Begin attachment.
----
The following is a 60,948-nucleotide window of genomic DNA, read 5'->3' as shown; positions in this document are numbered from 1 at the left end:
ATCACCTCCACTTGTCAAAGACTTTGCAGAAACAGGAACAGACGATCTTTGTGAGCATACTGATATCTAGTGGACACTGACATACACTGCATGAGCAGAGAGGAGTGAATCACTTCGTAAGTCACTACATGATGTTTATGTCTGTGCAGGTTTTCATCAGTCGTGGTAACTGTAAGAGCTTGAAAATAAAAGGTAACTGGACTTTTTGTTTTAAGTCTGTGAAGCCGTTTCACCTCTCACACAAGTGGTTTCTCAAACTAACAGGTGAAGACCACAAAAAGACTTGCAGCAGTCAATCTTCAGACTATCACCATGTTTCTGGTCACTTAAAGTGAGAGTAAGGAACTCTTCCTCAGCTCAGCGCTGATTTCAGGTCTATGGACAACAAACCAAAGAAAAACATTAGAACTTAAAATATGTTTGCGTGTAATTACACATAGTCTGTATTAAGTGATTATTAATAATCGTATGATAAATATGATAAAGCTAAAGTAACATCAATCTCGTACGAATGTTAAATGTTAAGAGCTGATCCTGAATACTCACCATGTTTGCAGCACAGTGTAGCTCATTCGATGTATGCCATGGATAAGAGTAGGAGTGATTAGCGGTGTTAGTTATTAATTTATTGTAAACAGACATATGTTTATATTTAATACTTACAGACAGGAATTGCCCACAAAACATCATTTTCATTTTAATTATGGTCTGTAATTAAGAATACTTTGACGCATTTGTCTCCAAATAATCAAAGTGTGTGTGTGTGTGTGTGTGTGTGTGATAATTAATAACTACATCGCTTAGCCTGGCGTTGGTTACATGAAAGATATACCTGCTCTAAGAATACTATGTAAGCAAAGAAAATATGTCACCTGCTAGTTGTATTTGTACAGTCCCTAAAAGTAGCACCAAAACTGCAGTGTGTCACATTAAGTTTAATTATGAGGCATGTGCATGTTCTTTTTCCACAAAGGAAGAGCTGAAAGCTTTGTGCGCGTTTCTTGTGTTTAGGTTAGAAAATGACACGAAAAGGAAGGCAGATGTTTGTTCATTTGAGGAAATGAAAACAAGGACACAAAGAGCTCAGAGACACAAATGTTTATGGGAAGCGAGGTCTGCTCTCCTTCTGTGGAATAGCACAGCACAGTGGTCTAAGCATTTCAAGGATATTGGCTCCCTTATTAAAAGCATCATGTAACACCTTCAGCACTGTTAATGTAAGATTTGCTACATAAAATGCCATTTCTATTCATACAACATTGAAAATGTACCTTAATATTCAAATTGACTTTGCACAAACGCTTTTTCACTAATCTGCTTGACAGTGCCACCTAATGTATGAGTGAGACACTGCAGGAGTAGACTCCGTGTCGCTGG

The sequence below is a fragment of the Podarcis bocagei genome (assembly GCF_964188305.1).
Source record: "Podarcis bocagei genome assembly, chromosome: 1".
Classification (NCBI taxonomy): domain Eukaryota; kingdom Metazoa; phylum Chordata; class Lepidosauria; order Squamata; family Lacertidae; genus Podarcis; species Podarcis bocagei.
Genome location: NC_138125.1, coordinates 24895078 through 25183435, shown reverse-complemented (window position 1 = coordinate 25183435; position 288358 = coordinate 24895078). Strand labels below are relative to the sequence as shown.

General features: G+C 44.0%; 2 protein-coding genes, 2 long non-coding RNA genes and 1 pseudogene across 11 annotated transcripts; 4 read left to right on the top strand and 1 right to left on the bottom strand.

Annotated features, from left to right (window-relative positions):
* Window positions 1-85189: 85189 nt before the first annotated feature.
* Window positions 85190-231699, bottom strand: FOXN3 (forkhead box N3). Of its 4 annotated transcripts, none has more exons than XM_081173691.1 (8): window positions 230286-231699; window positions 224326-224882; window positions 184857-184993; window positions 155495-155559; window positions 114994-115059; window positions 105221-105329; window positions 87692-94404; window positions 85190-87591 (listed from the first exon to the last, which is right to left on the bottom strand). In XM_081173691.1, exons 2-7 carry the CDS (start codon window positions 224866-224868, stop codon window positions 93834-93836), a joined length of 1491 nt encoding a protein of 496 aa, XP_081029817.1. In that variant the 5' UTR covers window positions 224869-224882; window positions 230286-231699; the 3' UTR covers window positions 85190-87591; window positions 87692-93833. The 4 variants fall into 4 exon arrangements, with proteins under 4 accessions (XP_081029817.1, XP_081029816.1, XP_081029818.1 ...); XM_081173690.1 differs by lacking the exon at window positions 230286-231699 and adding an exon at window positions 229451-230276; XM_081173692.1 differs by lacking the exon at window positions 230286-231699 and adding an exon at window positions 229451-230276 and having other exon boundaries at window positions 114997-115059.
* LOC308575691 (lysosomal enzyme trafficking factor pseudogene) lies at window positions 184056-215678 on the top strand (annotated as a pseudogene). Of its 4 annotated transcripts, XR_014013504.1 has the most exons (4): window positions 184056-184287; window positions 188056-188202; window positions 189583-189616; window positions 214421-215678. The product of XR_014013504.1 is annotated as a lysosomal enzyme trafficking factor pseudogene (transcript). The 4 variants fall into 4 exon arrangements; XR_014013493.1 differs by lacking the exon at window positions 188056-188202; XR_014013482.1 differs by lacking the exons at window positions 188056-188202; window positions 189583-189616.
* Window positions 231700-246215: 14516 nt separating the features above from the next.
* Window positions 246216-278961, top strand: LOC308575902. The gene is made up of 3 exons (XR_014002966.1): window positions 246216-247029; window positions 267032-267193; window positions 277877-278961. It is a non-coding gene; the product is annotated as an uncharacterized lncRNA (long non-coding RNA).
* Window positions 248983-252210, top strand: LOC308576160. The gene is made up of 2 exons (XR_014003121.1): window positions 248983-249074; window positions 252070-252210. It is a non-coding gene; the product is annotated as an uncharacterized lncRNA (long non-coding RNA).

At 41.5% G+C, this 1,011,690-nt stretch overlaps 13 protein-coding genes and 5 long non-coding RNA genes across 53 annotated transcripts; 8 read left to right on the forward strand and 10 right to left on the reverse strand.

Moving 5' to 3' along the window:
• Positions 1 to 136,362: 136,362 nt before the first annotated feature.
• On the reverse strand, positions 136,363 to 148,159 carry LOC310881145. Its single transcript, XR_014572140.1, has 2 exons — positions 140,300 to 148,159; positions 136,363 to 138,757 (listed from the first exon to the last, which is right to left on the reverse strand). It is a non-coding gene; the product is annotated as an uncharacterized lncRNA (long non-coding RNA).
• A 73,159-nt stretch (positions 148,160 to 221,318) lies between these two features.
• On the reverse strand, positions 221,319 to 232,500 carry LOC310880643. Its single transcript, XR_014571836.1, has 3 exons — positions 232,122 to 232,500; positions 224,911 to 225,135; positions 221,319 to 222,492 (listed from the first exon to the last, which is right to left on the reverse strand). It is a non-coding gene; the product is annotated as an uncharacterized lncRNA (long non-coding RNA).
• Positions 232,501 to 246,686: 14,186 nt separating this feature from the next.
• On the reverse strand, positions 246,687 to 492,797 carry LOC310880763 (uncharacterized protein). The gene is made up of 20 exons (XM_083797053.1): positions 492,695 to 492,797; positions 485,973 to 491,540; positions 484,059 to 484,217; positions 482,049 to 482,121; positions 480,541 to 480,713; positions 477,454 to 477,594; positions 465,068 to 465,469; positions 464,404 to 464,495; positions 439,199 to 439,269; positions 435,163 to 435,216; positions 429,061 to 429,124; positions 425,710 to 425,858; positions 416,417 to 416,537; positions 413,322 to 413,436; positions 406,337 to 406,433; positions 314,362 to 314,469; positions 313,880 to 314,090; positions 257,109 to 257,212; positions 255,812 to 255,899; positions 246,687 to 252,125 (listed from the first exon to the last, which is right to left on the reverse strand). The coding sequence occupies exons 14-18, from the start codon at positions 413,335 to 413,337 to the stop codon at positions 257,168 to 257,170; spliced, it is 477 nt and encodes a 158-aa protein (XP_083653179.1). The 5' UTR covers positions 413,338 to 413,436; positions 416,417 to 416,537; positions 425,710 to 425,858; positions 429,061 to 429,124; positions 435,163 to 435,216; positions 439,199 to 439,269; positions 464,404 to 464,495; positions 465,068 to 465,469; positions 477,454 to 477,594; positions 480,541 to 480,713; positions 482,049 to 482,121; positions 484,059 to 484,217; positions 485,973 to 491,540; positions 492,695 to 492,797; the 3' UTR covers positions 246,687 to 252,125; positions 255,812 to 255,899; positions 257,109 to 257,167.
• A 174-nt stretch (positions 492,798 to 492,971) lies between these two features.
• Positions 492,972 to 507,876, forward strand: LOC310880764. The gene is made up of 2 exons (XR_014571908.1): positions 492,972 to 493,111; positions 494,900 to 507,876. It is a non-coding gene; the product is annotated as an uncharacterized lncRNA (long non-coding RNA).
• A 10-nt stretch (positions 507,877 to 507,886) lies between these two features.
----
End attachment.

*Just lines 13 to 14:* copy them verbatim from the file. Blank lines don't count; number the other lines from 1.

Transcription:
* Window positions 246216-278961, top strand: LOC308575902. The gene is made up of 3 exons (XR_014002966.1): window positions 246216-247029; window positions 267032-267193; window positions 277877-278961. It is a non-coding gene; the product is annotated as an uncharacterized lncRNA (long non-coding RNA).
* Window positions 248983-252210, top strand: LOC308576160. The gene is made up of 2 exons (XR_014003121.1): window positions 248983-249074; window positions 252070-252210. It is a non-coding gene; the product is annotated as an uncharacterized lncRNA (long non-coding RNA).